Jaguars special teams turned in a solid performance under first-year coordinator Joe DeCamillis. Now, if only they can convince head coach Jack Del Rio to stop going for it on fourth down.
DeCamillis and company took some nice rankings with them out of last season. Recently, however, special teams analyst Rick Gosselin of the "Dallas Morning News" announced his annual special teams rankings and the Jaguars came in a lowly 20th.
Huh? Didn't Gosselin see those two long kickoff returns by Maurice Jones-Drew? Didn't Gosselin notice the Jaguars were eighth in field goal percentage, third in opponent average start and 11th in net punting?
Gosselin no doubt saw those lofty rankings, but his rankings also award points for number of field goals made and that's where Del Rio's penchant for going for it on fourth down "killed" his special teams in Gosselin's rankings.
"It was a good start. We can definitely get better in several phases. The players got used to my coaching and I got used to the players, as to what they can do physically and mentally," DeCamillis said of his special teams' performance in 2007.
The season was highlighted by Jones-Drew's 96-yard kickoff return in the Jaguars' postseason win in Pittsburgh. The Steelers had just marched the ball down the field to score on the game's opening possession, and then Jones-Drew responded with his long return. It may have been the biggest play of the season for the Jags.
"For me, the highlight of the year was the overall coverage. I thought the coverage, both on punts and kickoffs, improved over the year before, with the exception of the (second) Houston game," DeCamillis said. "The big plays that happened; definitely Maurice's return against Pittsburgh, the reverse to Scott Starks against Oakland got the momentum going our way. Unfortunately, the other two – Jones-Drew's kickoff return for a touchdown against New Orleans and his 62-yard kickoff return against Indianapolis at the start of the second half – were in losing efforts."
Jones-Drew was somewhat of a boom/bust returner in '07. His long returns made highlight reels, but consistency was lacking.
"You have to be careful of how many touches (on kickoffs) he gets because he's getting more touches on offense. As he gets more comfortable back there he's going to get more punt returns. I think he's going to get more comfortable as he goes," DeCamillis said, referring to Jones-Drew's ability to field punts.
Mere mention of his coverage units heightened DeCamillis' energy.
"The punt coverage part of it was the biggest thing. We went from 32nd to 11th. That was the first thing we had to do. The second thing we had to do was create an atmosphere that they were really playing fast in all phases. The third thing was create more big plays and I think we have a ways to go on that," DeCamillis said.
Jones-Drew isn't the Jaguars' only special teams star.
"Montell (Owens) is ready to shine as a special teams player in this league. I wouldn't trade him for anybody. (Chad) Nkang is the best pure tackler we have on the team. He needs to keep maturing and keep growing as a player," the coach added.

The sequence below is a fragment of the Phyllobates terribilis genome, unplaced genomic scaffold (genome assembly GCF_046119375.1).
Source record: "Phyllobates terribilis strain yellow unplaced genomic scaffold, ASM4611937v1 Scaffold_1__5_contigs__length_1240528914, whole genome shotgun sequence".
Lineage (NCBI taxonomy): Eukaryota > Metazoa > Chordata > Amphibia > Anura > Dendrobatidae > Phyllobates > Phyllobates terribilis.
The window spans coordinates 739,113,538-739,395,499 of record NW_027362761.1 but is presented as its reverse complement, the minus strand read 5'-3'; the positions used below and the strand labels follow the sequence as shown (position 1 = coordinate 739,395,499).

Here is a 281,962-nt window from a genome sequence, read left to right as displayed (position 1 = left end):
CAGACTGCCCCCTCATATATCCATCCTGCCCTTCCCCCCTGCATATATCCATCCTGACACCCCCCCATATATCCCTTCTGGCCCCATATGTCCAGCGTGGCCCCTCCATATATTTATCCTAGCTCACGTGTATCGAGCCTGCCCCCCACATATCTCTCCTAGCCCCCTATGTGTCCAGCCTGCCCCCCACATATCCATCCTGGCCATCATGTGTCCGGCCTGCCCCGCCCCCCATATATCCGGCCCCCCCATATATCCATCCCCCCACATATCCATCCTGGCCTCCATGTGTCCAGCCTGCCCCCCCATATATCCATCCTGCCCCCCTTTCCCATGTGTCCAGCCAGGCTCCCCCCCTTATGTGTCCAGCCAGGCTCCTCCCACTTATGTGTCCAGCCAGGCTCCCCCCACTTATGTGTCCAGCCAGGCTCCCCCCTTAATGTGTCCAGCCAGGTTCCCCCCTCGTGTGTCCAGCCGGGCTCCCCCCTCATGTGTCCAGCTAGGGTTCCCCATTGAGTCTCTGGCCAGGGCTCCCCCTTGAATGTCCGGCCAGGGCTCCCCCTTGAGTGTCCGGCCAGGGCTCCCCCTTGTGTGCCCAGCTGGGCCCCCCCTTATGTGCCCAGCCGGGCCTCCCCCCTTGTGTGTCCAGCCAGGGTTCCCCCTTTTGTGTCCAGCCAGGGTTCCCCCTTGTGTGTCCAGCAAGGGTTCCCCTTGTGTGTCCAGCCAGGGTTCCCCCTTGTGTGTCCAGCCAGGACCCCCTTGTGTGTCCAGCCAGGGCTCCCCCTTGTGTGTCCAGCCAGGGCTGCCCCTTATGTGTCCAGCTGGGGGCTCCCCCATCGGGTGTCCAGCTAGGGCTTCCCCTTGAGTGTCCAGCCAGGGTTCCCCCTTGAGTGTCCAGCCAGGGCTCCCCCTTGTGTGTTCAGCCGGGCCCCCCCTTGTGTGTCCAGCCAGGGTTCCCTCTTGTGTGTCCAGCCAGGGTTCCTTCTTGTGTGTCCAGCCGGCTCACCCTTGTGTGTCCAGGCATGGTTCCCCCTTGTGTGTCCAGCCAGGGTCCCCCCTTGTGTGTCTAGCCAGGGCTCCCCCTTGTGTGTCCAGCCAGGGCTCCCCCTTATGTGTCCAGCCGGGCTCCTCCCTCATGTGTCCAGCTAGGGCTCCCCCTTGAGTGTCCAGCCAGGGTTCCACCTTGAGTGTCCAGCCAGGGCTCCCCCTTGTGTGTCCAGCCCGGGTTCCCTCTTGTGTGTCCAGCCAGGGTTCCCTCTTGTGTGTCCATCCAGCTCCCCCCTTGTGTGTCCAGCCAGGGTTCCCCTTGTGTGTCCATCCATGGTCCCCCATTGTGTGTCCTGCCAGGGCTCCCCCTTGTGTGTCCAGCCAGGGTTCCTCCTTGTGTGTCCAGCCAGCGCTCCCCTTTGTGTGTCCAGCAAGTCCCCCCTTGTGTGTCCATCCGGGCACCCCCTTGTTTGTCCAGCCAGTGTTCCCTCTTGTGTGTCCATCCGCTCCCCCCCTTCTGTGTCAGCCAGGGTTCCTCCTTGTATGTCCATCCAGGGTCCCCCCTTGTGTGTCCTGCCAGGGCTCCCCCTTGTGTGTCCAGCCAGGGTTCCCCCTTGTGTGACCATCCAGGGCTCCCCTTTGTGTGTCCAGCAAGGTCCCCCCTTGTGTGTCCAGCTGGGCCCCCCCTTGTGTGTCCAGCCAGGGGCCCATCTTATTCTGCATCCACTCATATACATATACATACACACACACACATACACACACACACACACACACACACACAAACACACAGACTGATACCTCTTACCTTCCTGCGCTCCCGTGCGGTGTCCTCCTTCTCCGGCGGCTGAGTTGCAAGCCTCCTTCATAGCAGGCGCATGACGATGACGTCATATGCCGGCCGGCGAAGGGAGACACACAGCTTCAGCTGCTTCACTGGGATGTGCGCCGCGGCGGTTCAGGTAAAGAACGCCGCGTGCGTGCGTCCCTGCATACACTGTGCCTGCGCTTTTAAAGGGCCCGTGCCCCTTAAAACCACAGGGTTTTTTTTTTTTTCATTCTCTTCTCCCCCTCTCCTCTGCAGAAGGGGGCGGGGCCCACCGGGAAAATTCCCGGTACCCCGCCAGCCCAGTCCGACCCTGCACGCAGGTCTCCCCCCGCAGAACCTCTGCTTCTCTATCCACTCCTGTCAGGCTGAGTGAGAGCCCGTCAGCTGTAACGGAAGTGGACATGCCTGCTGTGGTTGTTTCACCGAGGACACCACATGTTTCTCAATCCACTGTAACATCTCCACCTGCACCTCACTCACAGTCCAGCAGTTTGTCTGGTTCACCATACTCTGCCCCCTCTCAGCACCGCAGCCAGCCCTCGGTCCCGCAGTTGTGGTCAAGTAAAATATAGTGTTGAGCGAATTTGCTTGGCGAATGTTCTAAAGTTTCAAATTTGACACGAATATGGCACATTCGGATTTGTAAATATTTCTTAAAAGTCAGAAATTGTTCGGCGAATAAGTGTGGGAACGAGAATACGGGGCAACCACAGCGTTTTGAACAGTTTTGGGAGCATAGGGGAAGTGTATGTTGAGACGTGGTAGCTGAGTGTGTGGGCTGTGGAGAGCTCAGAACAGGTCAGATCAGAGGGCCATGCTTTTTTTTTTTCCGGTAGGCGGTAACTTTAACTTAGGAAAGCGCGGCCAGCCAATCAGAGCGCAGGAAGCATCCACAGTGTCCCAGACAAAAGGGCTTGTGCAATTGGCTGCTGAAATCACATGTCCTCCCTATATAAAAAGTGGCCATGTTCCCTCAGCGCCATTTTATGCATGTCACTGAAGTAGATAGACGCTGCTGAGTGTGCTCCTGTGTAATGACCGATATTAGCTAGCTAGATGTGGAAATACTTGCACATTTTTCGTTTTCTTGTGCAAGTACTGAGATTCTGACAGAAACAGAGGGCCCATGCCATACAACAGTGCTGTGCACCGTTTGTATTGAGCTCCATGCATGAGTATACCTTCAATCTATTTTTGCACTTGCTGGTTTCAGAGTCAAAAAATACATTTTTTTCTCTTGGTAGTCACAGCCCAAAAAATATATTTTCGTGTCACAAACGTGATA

DeCamillis' "Big Four" of special teams play are: punt coverage, kickoff coverage, punt return and kickoff return. "I thought three out of those four we were real strong in. Kickoff return we had some big plays, but we weren't as effective as we can be," DeCamillis said.
Kicker Josh Scobee missed much of the season with a leg injury he sustained in pregame warm-ups for the season-opener. John Carney did a competent job in Scobee's stead and after Scobee returned he missed only one kick the rest of the way.
"Obviously, he was better than the year before. I feel good about him. We have to get him healthy for an entire OTA, training camp and regular season. We have to get him to where he understands that he's got to be a good workout guy in the offseason," DeCamillis said of Scobee.
The Jaguars' other kicker is Adam Podlesh, who was up and down in '07 until late in the season, when he plunged hard in Pittsburgh but rebounded with a strong finishing kick.
"He did exactly what I thought he would do his first year. I thought he would have spurts of inconsistency and I thought he would have spurts of dominance. I think we will see the punter we had at the end of last year starting out next year," DeCamillis said.
DeCamillis teaches the directional-punting philosophy, which sacrifices a loss of distance for a net gain.
"We're never going to be high in gross punting and opponent gross punt. I don't care what our gross punt is, and when they come to this stadium it's going to be good weather most of the time so you're going to get their best punts," DeCamillis explained.
"The three stats I pay most attention to are opponent average start after a kickoff and we were third, our average start after a kickoff and we were 27th, and then net punt for us and we were 16th. Those three stats probably tell you more about field position than anything," he added.